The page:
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Database of Abstracts of Reviews of Effects (DARE): Quality-assessed Reviews [Internet]. York (UK): Centre for Reviews and Dissemination (UK); 1995-.

Database of Abstracts of Reviews of Effects (DARE): Quality-assessed Reviews.

Complementary and alternative therapies in the treatment of chronic hepatitis C: a systematic review

Review published: 2004.

Bibliographic details: Coon J T, Ernst E.  Complementary and alternative therapies in the treatment of chronic hepatitis C: a systematic review. Journal of Hepatology 2004; 40(3): 491-500. [PubMed: 15123365]


BACKGROUND/AIMS: Hepatitis C is an escalating global health problem. The recommended treatment regimen is associated with considerable expense, adverse effects and poor efficacy in some patients. Complementary therapies are widely promoted for and used by patients with hepatitis C. The aim is to systematically assess the efficacy of complementary therapies in treating chronic hepatitis C.

METHODS: Systematic searches were conducted in six databases, reference lists of all papers were checked for further relevant publications and information was requested from experts. No language restrictions were imposed.

RESULTS: Twenty-seven eligible randomised clinical trials were located involving herbal products and supplements. No randomised clinical trials were identified for any other complementary therapy. In 14 of the trials, patients received interferon-alpha in combination with the complementary therapy. Less than half the trials (11/27) were of good methodological quality. Compared with the control group, significant improvements in virological and/or biochemical response were seen in trials of vitamin E, thymic extract, zinc, traditional Chinese medicine, Glycyrrhiza glabra and oxymatrine.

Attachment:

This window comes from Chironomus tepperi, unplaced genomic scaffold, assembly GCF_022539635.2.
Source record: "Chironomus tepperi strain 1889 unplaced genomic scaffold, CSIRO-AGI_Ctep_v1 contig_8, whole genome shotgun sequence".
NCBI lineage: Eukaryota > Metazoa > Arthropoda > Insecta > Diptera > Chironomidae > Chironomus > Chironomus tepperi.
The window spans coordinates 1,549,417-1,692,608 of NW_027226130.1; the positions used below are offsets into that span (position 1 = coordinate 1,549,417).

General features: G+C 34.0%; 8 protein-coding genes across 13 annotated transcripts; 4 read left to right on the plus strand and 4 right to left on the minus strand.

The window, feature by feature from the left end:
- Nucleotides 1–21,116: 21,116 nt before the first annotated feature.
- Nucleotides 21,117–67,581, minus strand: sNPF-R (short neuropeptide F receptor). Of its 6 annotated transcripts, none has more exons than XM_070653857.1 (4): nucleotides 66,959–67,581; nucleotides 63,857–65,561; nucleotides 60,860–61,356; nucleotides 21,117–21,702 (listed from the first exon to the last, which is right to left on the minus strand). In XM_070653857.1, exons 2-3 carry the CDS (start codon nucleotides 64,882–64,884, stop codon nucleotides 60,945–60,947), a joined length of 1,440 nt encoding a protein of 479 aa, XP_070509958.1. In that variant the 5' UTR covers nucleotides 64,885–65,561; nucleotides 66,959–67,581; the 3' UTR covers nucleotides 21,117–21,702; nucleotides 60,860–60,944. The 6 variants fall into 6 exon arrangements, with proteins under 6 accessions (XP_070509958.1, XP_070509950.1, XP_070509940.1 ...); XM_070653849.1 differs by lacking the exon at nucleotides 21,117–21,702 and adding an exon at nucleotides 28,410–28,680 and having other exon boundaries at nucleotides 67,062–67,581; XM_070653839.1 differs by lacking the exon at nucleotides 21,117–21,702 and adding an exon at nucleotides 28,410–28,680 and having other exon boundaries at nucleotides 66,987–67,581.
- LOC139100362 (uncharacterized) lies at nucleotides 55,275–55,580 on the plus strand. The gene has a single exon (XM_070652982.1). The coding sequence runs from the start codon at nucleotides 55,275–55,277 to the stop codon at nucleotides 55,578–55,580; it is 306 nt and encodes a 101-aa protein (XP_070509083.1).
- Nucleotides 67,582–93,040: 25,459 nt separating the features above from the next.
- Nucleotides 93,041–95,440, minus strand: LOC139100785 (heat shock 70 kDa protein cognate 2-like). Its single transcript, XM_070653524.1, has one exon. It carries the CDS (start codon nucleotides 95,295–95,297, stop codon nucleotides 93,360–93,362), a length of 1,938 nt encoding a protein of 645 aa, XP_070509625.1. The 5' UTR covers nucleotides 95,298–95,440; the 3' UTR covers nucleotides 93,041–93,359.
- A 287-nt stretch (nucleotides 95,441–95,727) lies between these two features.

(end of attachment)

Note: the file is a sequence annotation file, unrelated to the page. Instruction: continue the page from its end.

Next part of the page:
CONCLUSIONS: We identified several promising complementary therapies, although extrapolation of the results is difficult due to methodological limitations. More research is warranted to establish the role of these and other therapies in the treatment of hepatitis C.

CRD has determined that this article meets the DARE scientific quality criteria for a systematic review.

Copyright © 2012 University of York.

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